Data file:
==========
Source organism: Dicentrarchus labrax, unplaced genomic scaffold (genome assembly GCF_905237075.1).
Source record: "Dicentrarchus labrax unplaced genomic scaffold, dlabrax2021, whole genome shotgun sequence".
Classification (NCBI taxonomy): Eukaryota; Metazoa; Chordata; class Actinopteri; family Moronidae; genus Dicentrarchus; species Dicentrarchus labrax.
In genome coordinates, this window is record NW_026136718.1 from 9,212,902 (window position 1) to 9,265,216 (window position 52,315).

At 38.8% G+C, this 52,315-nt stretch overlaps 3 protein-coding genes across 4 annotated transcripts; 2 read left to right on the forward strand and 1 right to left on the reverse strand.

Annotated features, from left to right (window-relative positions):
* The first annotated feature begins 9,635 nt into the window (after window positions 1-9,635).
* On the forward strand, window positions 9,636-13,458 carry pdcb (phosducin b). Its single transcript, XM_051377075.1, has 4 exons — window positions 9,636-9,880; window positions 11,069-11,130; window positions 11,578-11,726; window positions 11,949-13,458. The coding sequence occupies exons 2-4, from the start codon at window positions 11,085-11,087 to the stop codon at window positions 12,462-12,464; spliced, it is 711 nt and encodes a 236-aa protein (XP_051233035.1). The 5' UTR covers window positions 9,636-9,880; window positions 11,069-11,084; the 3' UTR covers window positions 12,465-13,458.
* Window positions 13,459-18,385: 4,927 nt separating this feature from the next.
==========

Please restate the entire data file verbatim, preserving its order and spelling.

Source organism: Dicentrarchus labrax, unplaced genomic scaffold (genome assembly GCF_905237075.1).
Source record: "Dicentrarchus labrax unplaced genomic scaffold, dlabrax2021, whole genome shotgun sequence".
Classification (NCBI taxonomy): Eukaryota; Metazoa; Chordata; class Actinopteri; family Moronidae; genus Dicentrarchus; species Dicentrarchus labrax.
In genome coordinates, this window is record NW_026136718.1 from 9,212,902 (window position 1) to 9,265,216 (window position 52,315).

At 38.8% G+C, this 52,315-nt stretch overlaps 3 protein-coding genes across 4 annotated transcripts; 2 read left to right on the forward strand and 1 right to left on the reverse strand.

Annotated features, from left to right (window-relative positions):
* The first annotated feature begins 9,635 nt into the window (after window positions 1-9,635).
* On the forward strand, window positions 9,636-13,458 carry pdcb (phosducin b). Its single transcript, XM_051377075.1, has 4 exons — window positions 9,636-9,880; window positions 11,069-11,130; window positions 11,578-11,726; window positions 11,949-13,458. The coding sequence occupies exons 2-4, from the start codon at window positions 11,085-11,087 to the stop codon at window positions 12,462-12,464; spliced, it is 711 nt and encodes a 236-aa protein (XP_051233035.1). The 5' UTR covers window positions 9,636-9,880; window positions 11,069-11,084; the 3' UTR covers window positions 12,465-13,458.
* Window positions 13,459-18,385: 4,927 nt separating this feature from the next.